The response to the new U.S. anti-hybrid Regs. may not generate much revenue to the IRS
Code s. 267A and the regulations thereunder target deduction/non-inclusion situations. All of the common structures used by Canadian (and other non-U.S.) multinationals with U.S. operations have been adversely affected. What come to mind are cross-border repo financing structures, tower structures, Lux Fincos with MRPS, and branch mismatch structures.
Some taxpayers are exploring clever technical changes to their existing hybrid structures, notwithstanding that this approach may bump up against the PPT antiavoidance rule in the proposed Regulations. Others may throw in the towel.
[O]ther MNEs based in Canada (and elsewhere) might opt for a third approach that relies on simpler, non-hybrid, third-country financing structures. Some countries that have tax treaties with the United States — for example, Bulgaria, Hungary, Ireland, and Switzerland — have been carefully preparing for a post-BEPS world and offer very competitive corporate tax rates around 10 percent that may bring in business. Trading a 21 percent rate for a 10 percent rate is likely to be an attractive option for many tax managers.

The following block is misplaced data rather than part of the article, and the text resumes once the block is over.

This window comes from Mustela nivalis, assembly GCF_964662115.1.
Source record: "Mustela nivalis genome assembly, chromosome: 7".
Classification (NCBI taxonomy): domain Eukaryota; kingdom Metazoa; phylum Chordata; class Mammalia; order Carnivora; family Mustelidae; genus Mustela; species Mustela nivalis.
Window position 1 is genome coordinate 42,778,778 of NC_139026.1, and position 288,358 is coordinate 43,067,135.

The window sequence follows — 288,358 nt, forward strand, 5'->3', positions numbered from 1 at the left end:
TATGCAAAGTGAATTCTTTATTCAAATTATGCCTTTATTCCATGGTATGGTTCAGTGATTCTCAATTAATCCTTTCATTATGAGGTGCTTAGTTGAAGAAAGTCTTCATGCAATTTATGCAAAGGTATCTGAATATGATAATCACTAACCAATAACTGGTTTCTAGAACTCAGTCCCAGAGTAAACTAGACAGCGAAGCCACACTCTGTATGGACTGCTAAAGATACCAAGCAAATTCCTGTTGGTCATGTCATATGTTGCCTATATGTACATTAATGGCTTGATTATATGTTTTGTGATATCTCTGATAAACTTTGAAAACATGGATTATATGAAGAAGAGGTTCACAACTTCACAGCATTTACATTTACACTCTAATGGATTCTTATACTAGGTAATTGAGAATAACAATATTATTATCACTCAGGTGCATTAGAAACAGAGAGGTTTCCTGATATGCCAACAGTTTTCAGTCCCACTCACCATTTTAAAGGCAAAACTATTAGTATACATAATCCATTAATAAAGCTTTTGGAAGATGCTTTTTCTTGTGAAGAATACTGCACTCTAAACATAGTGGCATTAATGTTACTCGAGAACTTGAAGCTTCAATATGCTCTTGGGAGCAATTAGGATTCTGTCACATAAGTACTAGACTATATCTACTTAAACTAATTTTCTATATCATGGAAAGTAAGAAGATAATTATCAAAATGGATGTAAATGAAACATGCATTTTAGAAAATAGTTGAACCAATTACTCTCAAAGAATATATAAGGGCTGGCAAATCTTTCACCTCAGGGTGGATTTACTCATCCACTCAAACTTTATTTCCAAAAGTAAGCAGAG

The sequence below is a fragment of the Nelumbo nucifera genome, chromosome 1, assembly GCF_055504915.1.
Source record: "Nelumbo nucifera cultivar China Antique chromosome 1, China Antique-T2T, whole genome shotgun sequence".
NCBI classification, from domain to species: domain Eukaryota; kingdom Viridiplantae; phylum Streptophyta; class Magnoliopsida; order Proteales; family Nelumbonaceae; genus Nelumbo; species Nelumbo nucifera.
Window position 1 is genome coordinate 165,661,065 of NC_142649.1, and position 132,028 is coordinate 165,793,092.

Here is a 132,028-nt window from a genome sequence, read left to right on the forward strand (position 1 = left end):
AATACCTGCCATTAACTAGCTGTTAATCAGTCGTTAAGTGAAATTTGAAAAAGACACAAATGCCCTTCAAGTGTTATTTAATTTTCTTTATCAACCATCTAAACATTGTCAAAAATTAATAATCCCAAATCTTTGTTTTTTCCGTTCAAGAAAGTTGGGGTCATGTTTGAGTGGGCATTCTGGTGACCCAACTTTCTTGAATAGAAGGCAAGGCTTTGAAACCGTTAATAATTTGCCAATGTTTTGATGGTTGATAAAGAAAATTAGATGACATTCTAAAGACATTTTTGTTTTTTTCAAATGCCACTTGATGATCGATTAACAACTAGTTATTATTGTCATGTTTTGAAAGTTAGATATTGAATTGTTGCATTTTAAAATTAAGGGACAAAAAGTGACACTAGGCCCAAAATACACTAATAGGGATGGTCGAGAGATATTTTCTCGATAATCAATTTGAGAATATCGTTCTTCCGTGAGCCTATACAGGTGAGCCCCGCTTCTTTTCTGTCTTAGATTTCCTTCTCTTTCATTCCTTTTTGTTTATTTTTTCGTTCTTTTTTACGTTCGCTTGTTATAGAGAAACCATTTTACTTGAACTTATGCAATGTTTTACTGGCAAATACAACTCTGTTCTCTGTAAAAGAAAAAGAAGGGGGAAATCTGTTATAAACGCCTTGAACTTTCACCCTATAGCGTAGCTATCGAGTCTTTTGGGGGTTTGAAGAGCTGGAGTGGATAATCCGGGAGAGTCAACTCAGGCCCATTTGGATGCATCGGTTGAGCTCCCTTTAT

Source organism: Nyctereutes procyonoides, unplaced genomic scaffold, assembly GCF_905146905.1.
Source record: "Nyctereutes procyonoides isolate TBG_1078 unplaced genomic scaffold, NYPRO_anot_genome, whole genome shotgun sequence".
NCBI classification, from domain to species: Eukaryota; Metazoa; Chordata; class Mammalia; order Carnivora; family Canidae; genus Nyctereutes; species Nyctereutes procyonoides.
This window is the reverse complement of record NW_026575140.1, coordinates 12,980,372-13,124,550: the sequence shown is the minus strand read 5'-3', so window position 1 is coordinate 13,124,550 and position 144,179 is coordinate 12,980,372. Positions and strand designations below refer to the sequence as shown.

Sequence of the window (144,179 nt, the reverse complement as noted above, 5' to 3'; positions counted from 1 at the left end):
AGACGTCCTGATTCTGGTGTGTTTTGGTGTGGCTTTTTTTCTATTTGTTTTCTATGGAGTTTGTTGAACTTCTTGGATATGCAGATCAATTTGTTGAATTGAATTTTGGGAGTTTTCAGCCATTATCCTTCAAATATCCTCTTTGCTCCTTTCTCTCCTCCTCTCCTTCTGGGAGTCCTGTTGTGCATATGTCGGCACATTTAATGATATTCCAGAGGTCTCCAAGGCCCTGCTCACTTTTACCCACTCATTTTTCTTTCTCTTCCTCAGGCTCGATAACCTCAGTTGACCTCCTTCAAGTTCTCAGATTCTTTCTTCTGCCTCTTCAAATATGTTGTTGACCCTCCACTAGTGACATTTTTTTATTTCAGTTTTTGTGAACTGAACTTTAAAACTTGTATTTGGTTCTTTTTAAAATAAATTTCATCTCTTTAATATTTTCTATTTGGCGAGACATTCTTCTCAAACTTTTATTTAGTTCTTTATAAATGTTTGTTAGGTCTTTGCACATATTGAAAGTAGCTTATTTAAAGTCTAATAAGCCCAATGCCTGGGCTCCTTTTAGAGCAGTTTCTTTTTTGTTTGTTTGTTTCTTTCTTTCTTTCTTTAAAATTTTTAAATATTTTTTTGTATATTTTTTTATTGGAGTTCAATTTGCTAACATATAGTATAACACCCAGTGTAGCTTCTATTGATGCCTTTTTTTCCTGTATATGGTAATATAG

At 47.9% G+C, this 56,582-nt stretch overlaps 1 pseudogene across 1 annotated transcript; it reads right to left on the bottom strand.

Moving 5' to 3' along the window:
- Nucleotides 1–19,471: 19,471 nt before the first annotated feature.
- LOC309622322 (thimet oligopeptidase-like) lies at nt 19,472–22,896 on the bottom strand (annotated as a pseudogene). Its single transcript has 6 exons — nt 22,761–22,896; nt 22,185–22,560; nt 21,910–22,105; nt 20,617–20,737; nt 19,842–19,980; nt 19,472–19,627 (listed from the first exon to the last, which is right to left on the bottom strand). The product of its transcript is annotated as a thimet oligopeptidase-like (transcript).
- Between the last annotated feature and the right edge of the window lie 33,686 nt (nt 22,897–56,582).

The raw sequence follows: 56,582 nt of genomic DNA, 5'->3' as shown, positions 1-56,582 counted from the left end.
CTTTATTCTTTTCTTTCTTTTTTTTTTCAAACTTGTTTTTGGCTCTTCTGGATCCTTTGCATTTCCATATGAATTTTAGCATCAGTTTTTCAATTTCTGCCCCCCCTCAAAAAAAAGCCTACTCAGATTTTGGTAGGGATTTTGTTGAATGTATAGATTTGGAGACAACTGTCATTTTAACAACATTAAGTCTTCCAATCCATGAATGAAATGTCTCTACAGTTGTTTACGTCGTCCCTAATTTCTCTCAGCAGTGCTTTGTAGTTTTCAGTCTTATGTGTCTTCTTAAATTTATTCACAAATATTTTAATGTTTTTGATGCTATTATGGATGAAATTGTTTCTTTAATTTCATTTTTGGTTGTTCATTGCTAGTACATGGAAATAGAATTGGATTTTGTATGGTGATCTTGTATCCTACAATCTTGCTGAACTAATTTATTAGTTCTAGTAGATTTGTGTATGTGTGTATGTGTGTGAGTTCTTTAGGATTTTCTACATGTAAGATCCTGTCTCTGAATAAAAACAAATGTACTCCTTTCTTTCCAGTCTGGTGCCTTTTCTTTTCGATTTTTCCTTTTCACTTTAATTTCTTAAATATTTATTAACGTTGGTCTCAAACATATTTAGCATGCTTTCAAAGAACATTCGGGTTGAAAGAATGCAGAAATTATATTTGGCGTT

Neal Armstrong. Summaries of Nathan Boidman and Michael N. Kandev, “Expected Adverse Effects of Proposed U.S. Anti-Hybrid Regulations on Inbound Financing by Canadian MNEs,” Tax Notes International, February 11, 2019, p. 623 under s. 95(2)(a)(ii)(B)(II) and s. 113(1)(a).